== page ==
When we write code, we do it in a text editor. Word processing programs like Microsoft Word are not ideal for writing code because they add styles and formatting that can get in the way of our code. We want plain, raw text without any extras for our coding files.
If you have a Mac, your device comes with a text editor called TextEdit which can be found in your Applications list. If you have a PC, the default text editor is Notepad, which can be found though the Start menu. The Mac Terminal application also includes a console-based text editor called Nano. These text editors allow you to write code with plain, raw text.
At Epicodus, we use the free text editor, Atom. Atom was designed with the developer in mind by adding features and customization that help developers write their code more productively.
To use this on your device, download the appropriate installer for your operating system at the Atom website.
Let's take a quick tour of Atom. When we open the editor, we arrive on an empty file with the name "untitled". If we add content to the file, we see the
x at the top becomes a blue circle. This indicates that there is content that hasn't yet been saved. We'll save this file as
my-first-webpage.html using the
.html extension to indicate that this will be a document written in HTML. The blue circle returns to a grey
x and we know that our file's content has been saved.
Atom offers developers the ability to customize the editor's settings and shortcuts. We can access the Settings view on a Mac by holding down the Command key (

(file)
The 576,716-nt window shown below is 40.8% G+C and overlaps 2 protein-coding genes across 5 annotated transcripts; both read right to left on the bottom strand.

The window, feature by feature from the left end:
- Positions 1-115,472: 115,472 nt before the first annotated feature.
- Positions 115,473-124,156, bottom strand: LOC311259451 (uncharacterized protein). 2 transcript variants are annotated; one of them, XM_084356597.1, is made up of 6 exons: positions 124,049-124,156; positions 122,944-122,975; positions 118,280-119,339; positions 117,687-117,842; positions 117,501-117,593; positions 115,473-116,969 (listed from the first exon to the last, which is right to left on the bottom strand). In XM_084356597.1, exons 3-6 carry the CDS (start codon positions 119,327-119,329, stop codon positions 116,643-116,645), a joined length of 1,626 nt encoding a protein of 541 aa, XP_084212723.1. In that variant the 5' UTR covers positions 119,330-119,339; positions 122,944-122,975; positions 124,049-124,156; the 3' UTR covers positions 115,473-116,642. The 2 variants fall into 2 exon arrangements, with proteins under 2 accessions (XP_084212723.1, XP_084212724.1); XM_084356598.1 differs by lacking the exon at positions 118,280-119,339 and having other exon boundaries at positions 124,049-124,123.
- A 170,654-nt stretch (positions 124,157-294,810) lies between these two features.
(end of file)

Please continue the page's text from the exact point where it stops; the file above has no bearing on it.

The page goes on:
cmd) , pressing the comma key (
,), then releasing both. Or, on a Windows machine, we can hold down the control key (
ctrl), press down the Windows key, then release both.
Sometimes you'll see instructions that include multiple keys separated by a plus sign, like this:
,. When you see this it means you should hold down the first key, press the key(s) that come next, then release them all at the same time, like we did above.
One setting that we want to make sure we have in place is the tab length. Writing good code means making a habit of using consistent indentation. The standard for indenting lines of code is 2 spaces. We have confirmed that this is set to 2. So, rather than hitting the space bar twice, we can use the tab key for indentation.
You won't need to worry too much about all of the customization possibilities now but as you start gaining coding experience, remember that you can return to the Settings view to make updates to keyboard shortcuts, themes, or packages that add other functionality to the editor.
For more details about using Atom, take a look at the Atom Flight Manual in the Documentation on the Atom website.
Text editor: Software designed to write text in a raw format without formatting or styling added.
TextEdit: The default text editor that comes on a Mac device; available in Applications.
Notepad: The default text editor that comes on a Windows device; available through the Start menu.
Nano: A console-based text editor that comes as part of the Mac Terminal application.
Atom: Free, open source text editor; created for developers writing code.
Package manager: Software that is designed to help manage other programs that are installed or need to be installed on a device.